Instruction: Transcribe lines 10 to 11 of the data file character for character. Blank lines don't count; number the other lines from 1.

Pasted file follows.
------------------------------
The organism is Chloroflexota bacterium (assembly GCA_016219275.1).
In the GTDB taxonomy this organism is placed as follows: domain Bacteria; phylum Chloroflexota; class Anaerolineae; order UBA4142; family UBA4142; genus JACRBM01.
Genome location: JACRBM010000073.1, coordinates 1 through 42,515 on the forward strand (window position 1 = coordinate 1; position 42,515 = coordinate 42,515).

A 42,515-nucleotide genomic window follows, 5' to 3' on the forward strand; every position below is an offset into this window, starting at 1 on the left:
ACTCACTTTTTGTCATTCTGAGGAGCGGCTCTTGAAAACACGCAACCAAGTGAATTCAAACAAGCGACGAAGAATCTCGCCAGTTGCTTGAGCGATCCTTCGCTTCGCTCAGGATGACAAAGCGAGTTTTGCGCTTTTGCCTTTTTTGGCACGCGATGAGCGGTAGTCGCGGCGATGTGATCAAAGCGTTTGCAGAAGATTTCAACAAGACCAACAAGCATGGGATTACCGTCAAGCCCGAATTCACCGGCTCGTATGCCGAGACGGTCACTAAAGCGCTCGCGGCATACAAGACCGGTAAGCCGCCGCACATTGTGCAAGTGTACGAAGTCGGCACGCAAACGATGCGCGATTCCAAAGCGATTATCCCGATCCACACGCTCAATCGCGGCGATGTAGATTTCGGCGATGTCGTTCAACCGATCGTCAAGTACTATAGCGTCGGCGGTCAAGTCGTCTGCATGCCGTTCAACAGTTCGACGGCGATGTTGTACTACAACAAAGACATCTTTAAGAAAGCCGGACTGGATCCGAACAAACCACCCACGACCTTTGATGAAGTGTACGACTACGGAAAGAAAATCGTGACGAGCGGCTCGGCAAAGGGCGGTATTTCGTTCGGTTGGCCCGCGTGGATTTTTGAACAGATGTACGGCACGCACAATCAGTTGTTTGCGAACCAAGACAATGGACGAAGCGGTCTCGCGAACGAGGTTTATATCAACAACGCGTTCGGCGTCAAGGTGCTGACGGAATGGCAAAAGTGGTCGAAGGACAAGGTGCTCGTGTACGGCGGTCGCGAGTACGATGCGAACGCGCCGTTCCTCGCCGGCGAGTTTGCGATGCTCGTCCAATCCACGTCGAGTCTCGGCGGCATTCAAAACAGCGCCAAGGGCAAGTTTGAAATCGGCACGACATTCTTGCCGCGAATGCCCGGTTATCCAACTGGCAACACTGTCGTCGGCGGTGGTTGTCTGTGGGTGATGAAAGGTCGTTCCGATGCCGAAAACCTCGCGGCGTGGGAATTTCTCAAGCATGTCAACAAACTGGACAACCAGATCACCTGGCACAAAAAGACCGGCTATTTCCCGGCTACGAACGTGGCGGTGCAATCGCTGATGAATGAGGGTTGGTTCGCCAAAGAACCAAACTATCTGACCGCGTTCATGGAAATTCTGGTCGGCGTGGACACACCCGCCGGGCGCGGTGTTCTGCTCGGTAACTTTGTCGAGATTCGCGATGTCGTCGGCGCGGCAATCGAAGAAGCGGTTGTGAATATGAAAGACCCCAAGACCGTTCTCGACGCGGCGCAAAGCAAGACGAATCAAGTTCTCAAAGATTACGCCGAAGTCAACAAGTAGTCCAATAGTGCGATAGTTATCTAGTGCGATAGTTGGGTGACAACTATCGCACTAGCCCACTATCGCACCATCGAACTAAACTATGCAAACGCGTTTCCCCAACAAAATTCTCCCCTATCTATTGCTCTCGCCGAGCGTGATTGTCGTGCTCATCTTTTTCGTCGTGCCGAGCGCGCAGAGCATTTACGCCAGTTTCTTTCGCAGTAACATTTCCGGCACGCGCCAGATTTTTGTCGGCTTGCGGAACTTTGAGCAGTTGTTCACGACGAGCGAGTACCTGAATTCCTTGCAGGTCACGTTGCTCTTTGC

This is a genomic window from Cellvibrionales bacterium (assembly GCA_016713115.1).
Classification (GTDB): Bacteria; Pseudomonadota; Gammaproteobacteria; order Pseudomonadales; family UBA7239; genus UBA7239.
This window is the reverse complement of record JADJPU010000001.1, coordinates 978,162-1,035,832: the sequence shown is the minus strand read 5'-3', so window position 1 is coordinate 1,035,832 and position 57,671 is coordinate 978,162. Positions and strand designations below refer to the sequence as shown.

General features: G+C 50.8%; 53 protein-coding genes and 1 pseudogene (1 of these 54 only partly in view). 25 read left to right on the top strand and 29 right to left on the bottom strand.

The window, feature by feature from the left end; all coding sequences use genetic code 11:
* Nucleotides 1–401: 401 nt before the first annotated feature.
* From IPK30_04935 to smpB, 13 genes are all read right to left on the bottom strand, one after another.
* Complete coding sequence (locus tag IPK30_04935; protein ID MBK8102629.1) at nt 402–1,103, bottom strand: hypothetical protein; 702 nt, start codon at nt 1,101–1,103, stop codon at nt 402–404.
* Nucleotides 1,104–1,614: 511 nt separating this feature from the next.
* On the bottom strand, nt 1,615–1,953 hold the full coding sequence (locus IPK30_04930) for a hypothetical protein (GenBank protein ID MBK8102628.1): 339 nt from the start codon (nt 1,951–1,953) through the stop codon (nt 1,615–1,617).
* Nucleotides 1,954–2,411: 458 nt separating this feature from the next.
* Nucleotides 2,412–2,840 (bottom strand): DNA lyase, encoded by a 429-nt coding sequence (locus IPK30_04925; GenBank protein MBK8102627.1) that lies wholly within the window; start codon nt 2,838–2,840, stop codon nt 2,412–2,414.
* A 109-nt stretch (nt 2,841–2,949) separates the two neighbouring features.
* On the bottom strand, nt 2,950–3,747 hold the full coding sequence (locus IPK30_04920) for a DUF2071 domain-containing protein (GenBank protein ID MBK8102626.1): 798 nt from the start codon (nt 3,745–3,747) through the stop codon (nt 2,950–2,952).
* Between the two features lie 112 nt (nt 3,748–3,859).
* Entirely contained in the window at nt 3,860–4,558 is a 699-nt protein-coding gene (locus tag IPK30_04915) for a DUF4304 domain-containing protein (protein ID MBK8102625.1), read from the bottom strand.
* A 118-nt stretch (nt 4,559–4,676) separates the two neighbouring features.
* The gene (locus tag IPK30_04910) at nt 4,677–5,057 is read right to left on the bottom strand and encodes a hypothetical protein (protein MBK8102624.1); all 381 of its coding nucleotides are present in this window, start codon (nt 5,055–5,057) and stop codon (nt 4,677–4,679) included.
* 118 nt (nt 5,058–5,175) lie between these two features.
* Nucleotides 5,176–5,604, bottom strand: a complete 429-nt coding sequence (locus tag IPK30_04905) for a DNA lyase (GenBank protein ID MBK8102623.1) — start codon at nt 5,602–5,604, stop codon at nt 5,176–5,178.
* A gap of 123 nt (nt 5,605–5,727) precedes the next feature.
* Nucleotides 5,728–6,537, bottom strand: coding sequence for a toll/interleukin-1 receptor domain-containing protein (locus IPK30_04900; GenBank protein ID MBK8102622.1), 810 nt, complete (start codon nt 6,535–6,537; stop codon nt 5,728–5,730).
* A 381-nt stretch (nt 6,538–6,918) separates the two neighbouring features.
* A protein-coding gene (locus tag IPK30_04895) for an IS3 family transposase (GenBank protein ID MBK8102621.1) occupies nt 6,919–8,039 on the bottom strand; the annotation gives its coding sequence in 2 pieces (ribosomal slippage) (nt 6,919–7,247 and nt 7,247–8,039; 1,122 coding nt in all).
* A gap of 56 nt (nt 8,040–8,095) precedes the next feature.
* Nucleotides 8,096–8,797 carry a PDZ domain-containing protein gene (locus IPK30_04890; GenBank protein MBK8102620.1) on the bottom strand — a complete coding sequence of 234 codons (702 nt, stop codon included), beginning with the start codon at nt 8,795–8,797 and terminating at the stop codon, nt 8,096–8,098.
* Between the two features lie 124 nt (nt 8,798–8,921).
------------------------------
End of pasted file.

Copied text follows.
The window, feature by feature from the left end; all coding sequences use genetic code 11:
* Nucleotides 1–401: 401 nt before the first annotated feature.